In this ever-changing world of public relations, one thing is constant: we need journalists just as badly as they need good PR people. In an effort to find out the best way to keep happy those nice professionals whose inboxes get barraged with our press releases, I sat down with Collin Kelley, editor of Atlanta INtown to see if he had any tips for PR pros.
Unafraid to hurt my feelings, Collin started listing all of the things he hated about PR practitioners… just kidding. Collin actually had some basic advice that may get lost in the hustle and bustle of our days.
“You don’t know how many times I’ll receive a press release with the wrong information,” he said. “I know we are all busy, but honestly just proofreading your release one more time, and then making sure you’ve included a name, date, website and contact information will go a long way with journalists.”
Another tidbit of advice from Collin: read the publications (or watch/listen to the shows) to which you are submitting releases. Seems pretty obvious right? Sending stories that journalists will actually want to write about should be right up there with how to format a release, yet media lists can be deceiving. Think you’ve got the next big story featuring your client? Not if the paper ran a story about the same concept last month, week or even worse, yesterday. Even more flagrant an offense would be if the publication doesn’t cover your region, discuss your topic or reach your target market.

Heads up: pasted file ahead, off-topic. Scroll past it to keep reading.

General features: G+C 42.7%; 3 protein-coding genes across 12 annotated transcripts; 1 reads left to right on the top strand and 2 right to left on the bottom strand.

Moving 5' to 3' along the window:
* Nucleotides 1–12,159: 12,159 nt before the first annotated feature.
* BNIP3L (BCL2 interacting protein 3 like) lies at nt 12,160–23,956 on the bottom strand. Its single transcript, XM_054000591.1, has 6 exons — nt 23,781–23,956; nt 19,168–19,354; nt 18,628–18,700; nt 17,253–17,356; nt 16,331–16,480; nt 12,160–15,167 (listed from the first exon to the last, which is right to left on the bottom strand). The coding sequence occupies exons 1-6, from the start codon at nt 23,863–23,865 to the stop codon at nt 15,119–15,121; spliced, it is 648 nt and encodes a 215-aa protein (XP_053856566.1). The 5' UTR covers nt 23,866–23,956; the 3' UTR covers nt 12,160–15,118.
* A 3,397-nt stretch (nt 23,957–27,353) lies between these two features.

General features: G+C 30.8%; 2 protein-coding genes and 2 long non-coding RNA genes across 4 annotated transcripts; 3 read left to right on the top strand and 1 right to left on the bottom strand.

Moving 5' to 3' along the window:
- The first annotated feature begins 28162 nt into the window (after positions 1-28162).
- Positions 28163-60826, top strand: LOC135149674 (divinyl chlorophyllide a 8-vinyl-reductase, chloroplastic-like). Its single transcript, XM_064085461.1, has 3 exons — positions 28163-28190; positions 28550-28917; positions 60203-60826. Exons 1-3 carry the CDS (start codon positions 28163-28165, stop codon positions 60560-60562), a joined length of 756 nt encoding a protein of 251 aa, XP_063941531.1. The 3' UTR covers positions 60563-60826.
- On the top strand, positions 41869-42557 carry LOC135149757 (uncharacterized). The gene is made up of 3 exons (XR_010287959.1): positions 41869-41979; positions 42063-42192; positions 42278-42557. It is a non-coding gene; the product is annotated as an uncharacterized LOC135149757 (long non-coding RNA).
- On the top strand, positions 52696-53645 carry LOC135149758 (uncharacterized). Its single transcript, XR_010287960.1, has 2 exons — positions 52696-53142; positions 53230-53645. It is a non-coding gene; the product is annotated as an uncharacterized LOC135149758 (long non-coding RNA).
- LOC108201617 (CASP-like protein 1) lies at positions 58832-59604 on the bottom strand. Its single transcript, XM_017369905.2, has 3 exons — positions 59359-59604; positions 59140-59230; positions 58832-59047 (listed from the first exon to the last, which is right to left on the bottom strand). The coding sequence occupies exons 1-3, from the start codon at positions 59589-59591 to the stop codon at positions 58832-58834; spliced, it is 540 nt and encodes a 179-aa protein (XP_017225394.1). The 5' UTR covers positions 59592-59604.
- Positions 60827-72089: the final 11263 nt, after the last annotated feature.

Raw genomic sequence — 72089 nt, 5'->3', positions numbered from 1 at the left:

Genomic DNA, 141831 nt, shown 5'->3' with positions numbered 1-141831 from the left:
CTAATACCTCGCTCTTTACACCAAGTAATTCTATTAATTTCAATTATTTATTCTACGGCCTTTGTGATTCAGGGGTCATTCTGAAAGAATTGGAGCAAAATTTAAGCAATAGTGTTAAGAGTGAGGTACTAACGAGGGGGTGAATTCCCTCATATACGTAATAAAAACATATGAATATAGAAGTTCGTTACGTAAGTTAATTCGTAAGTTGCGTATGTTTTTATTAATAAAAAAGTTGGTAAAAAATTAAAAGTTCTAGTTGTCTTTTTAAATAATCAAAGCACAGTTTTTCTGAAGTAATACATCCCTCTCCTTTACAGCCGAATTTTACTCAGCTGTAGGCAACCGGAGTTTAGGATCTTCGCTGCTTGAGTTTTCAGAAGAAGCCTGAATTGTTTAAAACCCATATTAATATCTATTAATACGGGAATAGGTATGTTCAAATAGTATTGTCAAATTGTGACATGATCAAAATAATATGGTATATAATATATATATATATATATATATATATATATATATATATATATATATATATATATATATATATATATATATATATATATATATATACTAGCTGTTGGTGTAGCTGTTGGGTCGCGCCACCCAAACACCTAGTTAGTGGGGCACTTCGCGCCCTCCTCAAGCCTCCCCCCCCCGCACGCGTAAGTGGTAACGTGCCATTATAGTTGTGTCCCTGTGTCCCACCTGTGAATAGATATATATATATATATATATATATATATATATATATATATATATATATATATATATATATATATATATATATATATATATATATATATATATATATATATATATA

So, know what and to whom you are sending your releases!
Once you have updated your lists and proofread your release, you’re ready to send! Remember, following up is good, but don’t be annoying.
“I will get a release and then a minute later, the PR practitioner will call me to see if I got it,” said Collin. “I’m glad they’re following-up, but honestly an email will suffice. If I need anymore information, I’ll contact you.”
A few days after interviewing the great staff at Atlanta INtown, I was about to send Kelley a release about one of our clients. Considering I had just received all of this great advice, I employed Kelley’s tips. Of course, I found a spelling error in the first sentence of the pitch. I fixed the typo, silently thanked Kelley, pressed send and I’d like to think when he received my email—and only an email—he thanked me too.
Sarah Funderburk is an account coordinator at Schroder Public Relations and a graduate of Auburn University with a degree in public relations.